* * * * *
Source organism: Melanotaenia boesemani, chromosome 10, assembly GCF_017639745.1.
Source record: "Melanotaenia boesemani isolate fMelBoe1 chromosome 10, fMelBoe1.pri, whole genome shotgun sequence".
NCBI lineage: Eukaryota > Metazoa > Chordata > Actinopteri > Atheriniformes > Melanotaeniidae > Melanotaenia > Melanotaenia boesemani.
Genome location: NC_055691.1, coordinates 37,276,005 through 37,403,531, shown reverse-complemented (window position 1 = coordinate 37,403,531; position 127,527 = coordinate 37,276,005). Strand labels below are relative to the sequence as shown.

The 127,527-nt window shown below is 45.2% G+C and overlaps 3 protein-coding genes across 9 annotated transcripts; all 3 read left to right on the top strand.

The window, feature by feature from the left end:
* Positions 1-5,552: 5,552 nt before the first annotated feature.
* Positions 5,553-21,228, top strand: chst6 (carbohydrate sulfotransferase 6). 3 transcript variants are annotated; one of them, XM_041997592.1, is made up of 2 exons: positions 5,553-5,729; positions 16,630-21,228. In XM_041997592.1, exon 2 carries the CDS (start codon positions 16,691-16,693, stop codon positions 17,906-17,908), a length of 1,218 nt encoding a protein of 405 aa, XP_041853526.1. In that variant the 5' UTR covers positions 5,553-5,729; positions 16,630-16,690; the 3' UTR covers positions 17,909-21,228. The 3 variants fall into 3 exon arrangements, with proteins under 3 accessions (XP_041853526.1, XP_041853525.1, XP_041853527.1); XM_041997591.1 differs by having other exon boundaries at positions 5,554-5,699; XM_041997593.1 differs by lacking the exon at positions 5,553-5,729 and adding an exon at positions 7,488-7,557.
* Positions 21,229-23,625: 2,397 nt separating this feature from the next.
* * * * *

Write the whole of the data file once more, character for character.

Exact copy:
Source organism: Melanotaenia boesemani, chromosome 10, assembly GCF_017639745.1.
Source record: "Melanotaenia boesemani isolate fMelBoe1 chromosome 10, fMelBoe1.pri, whole genome shotgun sequence".
NCBI lineage: Eukaryota > Metazoa > Chordata > Actinopteri > Atheriniformes > Melanotaeniidae > Melanotaenia > Melanotaenia boesemani.
Genome location: NC_055691.1, coordinates 37,276,005 through 37,403,531, shown reverse-complemented (window position 1 = coordinate 37,403,531; position 127,527 = coordinate 37,276,005). Strand labels below are relative to the sequence as shown.

The 127,527-nt window shown below is 45.2% G+C and overlaps 3 protein-coding genes across 9 annotated transcripts; all 3 read left to right on the top strand.

The window, feature by feature from the left end:
* Positions 1-5,552: 5,552 nt before the first annotated feature.
* Positions 5,553-21,228, top strand: chst6 (carbohydrate sulfotransferase 6). 3 transcript variants are annotated; one of them, XM_041997592.1, is made up of 2 exons: positions 5,553-5,729; positions 16,630-21,228. In XM_041997592.1, exon 2 carries the CDS (start codon positions 16,691-16,693, stop codon positions 17,906-17,908), a length of 1,218 nt encoding a protein of 405 aa, XP_041853526.1. In that variant the 5' UTR covers positions 5,553-5,729; positions 16,630-16,690; the 3' UTR covers positions 17,909-21,228. The 3 variants fall into 3 exon arrangements, with proteins under 3 accessions (XP_041853526.1, XP_041853525.1, XP_041853527.1); XM_041997591.1 differs by having other exon boundaries at positions 5,554-5,699; XM_041997593.1 differs by lacking the exon at positions 5,553-5,729 and adding an exon at positions 7,488-7,557.
* Positions 21,229-23,625: 2,397 nt separating this feature from the next.